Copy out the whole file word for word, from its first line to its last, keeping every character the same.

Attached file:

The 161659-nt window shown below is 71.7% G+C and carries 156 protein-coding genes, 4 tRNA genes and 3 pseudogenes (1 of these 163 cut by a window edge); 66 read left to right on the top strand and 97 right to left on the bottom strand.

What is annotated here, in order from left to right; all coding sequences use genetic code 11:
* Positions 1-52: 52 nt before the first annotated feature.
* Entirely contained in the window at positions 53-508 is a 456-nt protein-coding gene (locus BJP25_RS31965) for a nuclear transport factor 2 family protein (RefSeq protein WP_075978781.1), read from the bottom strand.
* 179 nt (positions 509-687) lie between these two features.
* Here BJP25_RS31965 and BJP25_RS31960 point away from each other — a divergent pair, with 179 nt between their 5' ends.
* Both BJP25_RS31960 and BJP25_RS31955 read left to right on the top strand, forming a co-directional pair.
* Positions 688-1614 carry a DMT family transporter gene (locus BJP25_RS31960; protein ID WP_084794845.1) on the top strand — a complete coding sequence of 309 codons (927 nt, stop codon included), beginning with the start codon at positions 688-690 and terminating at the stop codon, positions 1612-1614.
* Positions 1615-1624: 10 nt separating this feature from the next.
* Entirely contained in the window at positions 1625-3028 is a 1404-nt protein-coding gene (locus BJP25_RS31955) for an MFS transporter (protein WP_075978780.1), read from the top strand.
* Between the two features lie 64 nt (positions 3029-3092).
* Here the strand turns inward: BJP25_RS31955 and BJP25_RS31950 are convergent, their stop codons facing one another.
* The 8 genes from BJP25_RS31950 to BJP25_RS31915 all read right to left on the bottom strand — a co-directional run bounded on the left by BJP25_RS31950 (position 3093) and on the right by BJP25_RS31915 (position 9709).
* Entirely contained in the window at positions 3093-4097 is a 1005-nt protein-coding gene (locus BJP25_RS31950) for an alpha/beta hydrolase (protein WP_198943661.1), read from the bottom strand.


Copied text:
The 161659-nt window shown below is 71.7% G+C and carries 156 protein-coding genes, 4 tRNA genes and 3 pseudogenes (1 of these 163 cut by a window edge); 66 read left to right on the top strand and 97 right to left on the bottom strand.

What is annotated here, in order from left to right; all coding sequences use genetic code 11:
* Positions 1-52: 52 nt before the first annotated feature.
* Entirely contained in the window at positions 53-508 is a 456-nt protein-coding gene (locus BJP25_RS31965) for a nuclear transport factor 2 family protein (RefSeq protein WP_075978781.1), read from the bottom strand.
* 179 nt (positions 509-687) lie between these two features.
* Here BJP25_RS31965 and BJP25_RS31960 point away from each other — a divergent pair, with 179 nt between their 5' ends.
* Both BJP25_RS31960 and BJP25_RS31955 read left to right on the top strand, forming a co-directional pair.
* Positions 688-1614 carry a DMT family transporter gene (locus BJP25_RS31960; protein ID WP_084794845.1) on the top strand — a complete coding sequence of 309 codons (927 nt, stop codon included), beginning with the start codon at positions 688-690 and terminating at the stop codon, positions 1612-1614.
* Positions 1615-1624: 10 nt separating this feature from the next.
* Entirely contained in the window at positions 1625-3028 is a 1404-nt protein-coding gene (locus BJP25_RS31955) for an MFS transporter (protein WP_075978780.1), read from the top strand.
* Between the two features lie 64 nt (positions 3029-3092).
* Here the strand turns inward: BJP25_RS31955 and BJP25_RS31950 are convergent, their stop codons facing one another.
* The 8 genes from BJP25_RS31950 to BJP25_RS31915 all read right to left on the bottom strand — a co-directional run bounded on the left by BJP25_RS31950 (position 3093) and on the right by BJP25_RS31915 (position 9709).
* Entirely contained in the window at positions 3093-4097 is a 1005-nt protein-coding gene (locus BJP25_RS31950) for an alpha/beta hydrolase (protein WP_198943661.1), read from the bottom strand.